The second thought was that having a "best popular picture" or somesuch isn't quite without precedent. At the very first Academy Awards presentation, there were two movies that could arguably have been called Best Picture. One was "Outstanding Picture", which was awarded to Wings, beating out the silent version of The Racket and Seventh Heaven. But there was a second category, "Unique and Artistic Picture", and (possibly deliberately) none of the nominees overlapped, with Sunrise beating out The Crowd and Chang. There were also two directing categories, one for comedy and one for drama, something that I think is still done at the Golden Globes.

I was also thinking about honorary awards being a reasonable way to honor "popular" pictures. For a quarter century, the Academy awarded an honorary Juvenile Award intermittently, something that I wonder if they ought to start doing again. Having an honorary "popular" Oscar is something that isn't terribly unreasonable.

Finally, and this isn't quite related, but there technically wouldn't even have to be official nominations for a special "popular" film award. The Academy for the second edition of the Academy Awards had a different nominating and awarding process, mentioned on their database if you look up nominees from that year:

[NOTE: THIS IS NOT AN OFFICIAL NOMINATION. There were no announcements of nominations, no certificates of nomination or honorable mention, and only the winners (*) were revealed during the awards banquet on April 3, 1930. Though not official nominations, the additional names in each category, according to in-house records, were under consideration by the various boards of judges.]

Thursday, August 9, 2018

Thursday Movie Picks #213: A Siege

This being Thursday, it's time for another edition of Thursday Movie Picks, the blogathon run by Wandering Through the Shelves. This week, the theme is "A Siege". Well, technically, three sieges since we're supposed to select three different movies that fit the theme. I had to think for a bit, but I came up with three movies, each rather different from each other, that I think all fit the theme:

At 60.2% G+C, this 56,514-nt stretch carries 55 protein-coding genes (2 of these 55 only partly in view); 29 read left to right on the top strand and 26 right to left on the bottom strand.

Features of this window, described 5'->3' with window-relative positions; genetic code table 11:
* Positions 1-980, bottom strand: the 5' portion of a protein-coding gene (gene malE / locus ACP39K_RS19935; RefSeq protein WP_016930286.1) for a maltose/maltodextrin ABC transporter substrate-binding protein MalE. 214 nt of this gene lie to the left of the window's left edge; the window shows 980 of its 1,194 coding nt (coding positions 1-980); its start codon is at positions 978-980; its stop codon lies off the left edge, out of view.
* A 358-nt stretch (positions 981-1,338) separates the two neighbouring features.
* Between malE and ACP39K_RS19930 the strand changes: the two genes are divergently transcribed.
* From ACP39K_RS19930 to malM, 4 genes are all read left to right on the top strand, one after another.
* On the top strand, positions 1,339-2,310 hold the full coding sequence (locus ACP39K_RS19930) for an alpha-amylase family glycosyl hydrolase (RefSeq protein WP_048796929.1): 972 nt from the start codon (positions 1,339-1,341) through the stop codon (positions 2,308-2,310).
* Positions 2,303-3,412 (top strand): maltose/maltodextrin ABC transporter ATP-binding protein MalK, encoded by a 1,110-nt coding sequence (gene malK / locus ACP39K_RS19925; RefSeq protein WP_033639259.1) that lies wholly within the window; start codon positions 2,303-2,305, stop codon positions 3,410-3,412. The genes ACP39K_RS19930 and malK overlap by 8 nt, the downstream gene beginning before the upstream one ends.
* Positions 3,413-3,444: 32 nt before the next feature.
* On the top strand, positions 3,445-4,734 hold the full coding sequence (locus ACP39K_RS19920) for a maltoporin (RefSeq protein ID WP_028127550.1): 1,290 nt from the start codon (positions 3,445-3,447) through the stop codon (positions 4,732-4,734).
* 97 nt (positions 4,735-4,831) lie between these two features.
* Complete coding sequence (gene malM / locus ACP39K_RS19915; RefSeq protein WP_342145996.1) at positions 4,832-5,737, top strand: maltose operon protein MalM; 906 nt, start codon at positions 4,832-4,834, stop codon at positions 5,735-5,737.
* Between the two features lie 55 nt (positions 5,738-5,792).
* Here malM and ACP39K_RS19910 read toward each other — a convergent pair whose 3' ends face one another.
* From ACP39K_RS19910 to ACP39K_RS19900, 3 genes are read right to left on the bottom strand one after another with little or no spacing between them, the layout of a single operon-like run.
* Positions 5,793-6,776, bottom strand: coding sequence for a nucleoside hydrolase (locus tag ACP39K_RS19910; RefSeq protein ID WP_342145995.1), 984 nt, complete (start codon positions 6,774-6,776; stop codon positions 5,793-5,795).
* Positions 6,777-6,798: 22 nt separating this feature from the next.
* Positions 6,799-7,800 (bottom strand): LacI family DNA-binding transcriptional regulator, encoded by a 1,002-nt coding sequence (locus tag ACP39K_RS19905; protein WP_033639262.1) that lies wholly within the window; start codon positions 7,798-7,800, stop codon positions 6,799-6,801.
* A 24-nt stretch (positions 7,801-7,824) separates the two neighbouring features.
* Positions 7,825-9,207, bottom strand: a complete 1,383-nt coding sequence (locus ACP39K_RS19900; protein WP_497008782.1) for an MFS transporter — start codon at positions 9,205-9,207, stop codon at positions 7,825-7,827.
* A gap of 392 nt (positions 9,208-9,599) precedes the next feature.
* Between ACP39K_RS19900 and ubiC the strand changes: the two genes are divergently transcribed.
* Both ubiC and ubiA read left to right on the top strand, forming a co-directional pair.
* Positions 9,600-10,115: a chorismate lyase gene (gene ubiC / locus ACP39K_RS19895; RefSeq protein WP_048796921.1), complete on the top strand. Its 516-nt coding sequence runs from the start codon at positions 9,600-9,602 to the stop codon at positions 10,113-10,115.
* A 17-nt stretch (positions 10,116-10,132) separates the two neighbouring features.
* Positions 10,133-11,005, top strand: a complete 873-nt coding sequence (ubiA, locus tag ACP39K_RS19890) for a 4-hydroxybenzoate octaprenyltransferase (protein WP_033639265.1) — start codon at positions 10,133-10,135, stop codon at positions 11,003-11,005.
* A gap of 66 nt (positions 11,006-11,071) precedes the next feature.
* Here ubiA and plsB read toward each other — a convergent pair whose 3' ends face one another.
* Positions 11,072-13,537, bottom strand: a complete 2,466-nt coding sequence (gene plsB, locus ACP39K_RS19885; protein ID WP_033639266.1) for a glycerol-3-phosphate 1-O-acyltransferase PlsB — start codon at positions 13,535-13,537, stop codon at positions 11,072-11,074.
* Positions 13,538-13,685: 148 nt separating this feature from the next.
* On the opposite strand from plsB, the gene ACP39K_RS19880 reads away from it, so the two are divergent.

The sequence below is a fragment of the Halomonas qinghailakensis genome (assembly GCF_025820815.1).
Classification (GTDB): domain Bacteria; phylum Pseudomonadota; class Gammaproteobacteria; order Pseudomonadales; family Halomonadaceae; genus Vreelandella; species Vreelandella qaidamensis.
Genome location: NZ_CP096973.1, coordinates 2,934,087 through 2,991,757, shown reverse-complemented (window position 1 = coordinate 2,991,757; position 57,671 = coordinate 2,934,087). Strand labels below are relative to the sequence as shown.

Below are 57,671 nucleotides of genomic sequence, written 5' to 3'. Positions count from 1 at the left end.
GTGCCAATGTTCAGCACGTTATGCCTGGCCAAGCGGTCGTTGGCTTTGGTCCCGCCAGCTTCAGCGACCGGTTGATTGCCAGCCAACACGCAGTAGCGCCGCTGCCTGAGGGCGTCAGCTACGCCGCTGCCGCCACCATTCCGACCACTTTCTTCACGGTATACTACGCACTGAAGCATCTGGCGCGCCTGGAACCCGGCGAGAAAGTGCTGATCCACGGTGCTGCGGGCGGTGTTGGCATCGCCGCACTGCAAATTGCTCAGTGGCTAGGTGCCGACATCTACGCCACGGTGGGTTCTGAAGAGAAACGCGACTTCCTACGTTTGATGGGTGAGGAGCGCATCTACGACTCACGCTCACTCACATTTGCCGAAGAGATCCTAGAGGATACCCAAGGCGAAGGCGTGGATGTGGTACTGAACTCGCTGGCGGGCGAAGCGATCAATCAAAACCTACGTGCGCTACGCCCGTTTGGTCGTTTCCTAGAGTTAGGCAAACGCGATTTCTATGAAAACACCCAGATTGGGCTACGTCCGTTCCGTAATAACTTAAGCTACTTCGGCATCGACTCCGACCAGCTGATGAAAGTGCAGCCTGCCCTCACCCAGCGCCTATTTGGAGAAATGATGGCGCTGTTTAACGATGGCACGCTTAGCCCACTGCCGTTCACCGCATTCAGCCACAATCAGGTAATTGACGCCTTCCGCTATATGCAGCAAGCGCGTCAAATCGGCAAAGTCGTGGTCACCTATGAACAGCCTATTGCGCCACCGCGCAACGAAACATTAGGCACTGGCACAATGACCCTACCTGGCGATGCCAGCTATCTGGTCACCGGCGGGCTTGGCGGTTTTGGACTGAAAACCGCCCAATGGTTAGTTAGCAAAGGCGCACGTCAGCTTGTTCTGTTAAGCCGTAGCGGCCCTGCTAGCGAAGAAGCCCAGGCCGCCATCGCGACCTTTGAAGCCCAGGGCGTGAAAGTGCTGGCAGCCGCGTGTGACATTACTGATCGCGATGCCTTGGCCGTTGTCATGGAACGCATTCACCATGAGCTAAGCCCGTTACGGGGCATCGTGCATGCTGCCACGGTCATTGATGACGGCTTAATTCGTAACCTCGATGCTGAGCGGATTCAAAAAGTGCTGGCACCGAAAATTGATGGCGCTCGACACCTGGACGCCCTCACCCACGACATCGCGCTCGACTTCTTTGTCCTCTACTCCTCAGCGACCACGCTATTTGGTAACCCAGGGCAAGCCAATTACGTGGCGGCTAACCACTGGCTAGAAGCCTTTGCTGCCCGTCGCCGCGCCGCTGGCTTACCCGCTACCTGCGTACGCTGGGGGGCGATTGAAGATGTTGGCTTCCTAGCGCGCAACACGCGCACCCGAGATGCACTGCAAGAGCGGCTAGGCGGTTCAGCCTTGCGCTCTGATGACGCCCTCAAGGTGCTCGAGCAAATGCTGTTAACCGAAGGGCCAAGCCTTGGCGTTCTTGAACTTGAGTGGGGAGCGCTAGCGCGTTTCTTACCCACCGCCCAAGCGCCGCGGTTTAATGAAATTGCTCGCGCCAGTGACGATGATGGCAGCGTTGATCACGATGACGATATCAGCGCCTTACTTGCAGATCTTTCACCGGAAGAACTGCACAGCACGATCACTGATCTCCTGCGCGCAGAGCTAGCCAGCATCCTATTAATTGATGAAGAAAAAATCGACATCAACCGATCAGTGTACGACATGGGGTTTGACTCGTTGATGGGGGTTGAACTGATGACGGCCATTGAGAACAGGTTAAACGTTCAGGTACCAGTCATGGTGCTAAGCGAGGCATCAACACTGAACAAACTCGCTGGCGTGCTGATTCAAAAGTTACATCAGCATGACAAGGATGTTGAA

Drums Along the Mohawk (1939). Henry Fonda plays a man in the early 1770s who marries Claudette Colbert (!) and moves west, to what is now western New York. The Revolutionary War comes, and the British attack the settlers, climaxing in the Battle of Oriskany and the siege of Fort Stanwix. It's shot in lovely Technicolor, and earned Edna May Oliver a Best Supporting Actress Oscar nomination, although she's about as much a 1770s settler as Claudette Colbert.

The Big Lift (1950). After Germany was defeated in World War II, Germany was divided into four sectors, as was Berlin. The Soviet sector of Germany surrounded Berlin, so in 1948 they decided they would try to starve the western allies into submission by blockading the land routes to Berlin, which is after all a form of siege. The Americans got the brilliant idea to airlift supplies to Berlin. Montgomery Clift and Paul Douglas play a pair of Americans flying supplies to the city, finding out that not all the Germans are as they seem. A lot of real-life US military officers were also used in the filming.

Night of the Living Dead (1968). Something is causing recently deceased people to turn into zombies that need to eat human brains to survive, and a motley group of humans hole up in an isolated house while a bunch of zombies besiege the house trying to get in and eat the brains of the healthy people in the house. The success of this movie spawned the modern zombie film genre we've had since.

Wednesday, August 8, 2018

The Spoilers (1942)

I mentioned over the weekend that I watched the 1942 movie The Spoilers Since it's available on DVD, it's worth doing a full-length post on.